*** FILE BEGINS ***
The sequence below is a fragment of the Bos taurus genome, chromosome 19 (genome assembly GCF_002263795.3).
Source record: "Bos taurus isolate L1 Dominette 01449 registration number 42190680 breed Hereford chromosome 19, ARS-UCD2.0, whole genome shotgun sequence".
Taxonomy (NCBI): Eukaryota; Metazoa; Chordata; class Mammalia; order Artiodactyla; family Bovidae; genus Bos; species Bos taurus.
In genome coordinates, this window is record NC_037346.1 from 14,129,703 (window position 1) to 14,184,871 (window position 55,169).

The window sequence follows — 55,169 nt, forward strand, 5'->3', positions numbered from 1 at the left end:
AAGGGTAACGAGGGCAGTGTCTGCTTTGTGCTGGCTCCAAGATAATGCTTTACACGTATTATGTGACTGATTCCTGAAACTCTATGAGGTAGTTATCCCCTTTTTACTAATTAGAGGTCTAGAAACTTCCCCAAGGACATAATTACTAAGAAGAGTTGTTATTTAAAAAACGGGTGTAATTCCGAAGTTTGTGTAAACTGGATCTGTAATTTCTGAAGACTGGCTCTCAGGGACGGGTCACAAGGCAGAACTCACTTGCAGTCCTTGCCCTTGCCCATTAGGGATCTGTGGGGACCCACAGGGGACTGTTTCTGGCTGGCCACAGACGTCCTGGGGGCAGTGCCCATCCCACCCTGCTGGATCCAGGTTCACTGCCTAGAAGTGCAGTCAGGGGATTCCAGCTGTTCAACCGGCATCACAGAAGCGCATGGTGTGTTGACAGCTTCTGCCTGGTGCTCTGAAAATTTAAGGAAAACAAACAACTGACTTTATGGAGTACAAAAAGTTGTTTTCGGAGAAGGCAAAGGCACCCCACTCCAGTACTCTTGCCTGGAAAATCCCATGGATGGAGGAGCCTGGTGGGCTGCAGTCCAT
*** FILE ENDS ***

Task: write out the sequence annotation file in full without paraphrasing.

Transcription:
The sequence below is a fragment of the Bos taurus genome, chromosome 19 (genome assembly GCF_002263795.3).
Source record: "Bos taurus isolate L1 Dominette 01449 registration number 42190680 breed Hereford chromosome 19, ARS-UCD2.0, whole genome shotgun sequence".
Taxonomy (NCBI): Eukaryota; Metazoa; Chordata; class Mammalia; order Artiodactyla; family Bovidae; genus Bos; species Bos taurus.
In genome coordinates, this window is record NC_037346.1 from 14,129,703 (window position 1) to 14,184,871 (window position 55,169).

The window sequence follows — 55,169 nt, forward strand, 5'->3', positions numbered from 1 at the left end:
AAGGGTAACGAGGGCAGTGTCTGCTTTGTGCTGGCTCCAAGATAATGCTTTACACGTATTATGTGACTGATTCCTGAAACTCTATGAGGTAGTTATCCCCTTTTTACTAATTAGAGGTCTAGAAACTTCCCCAAGGACATAATTACTAAGAAGAGTTGTTATTTAAAAAACGGGTGTAATTCCGAAGTTTGTGTAAACTGGATCTGTAATTTCTGAAGACTGGCTCTCAGGGACGGGTCACAAGGCAGAACTCACTTGCAGTCCTTGCCCTTGCCCATTAGGGATCTGTGGGGACCCACAGGGGACTGTTTCTGGCTGGCCACAGACGTCCTGGGGGCAGTGCCCATCCCACCCTGCTGGATCCAGGTTCACTGCCTAGAAGTGCAGTCAGGGGATTCCAGCTGTTCAACCGGCATCACAGAAGCGCATGGTGTGTTGACAGCTTCTGCCTGGTGCTCTGAAAATTTAAGGAAAACAAACAACTGACTTTATGGAGTACAAAAAGTTGTTTTCGGAGAAGGCAAAGGCACCCCACTCCAGTACTCTTGCCTGGAAAATCCCATGGATGGAGGAGCCTGGTGGGCTGCAGTCCAT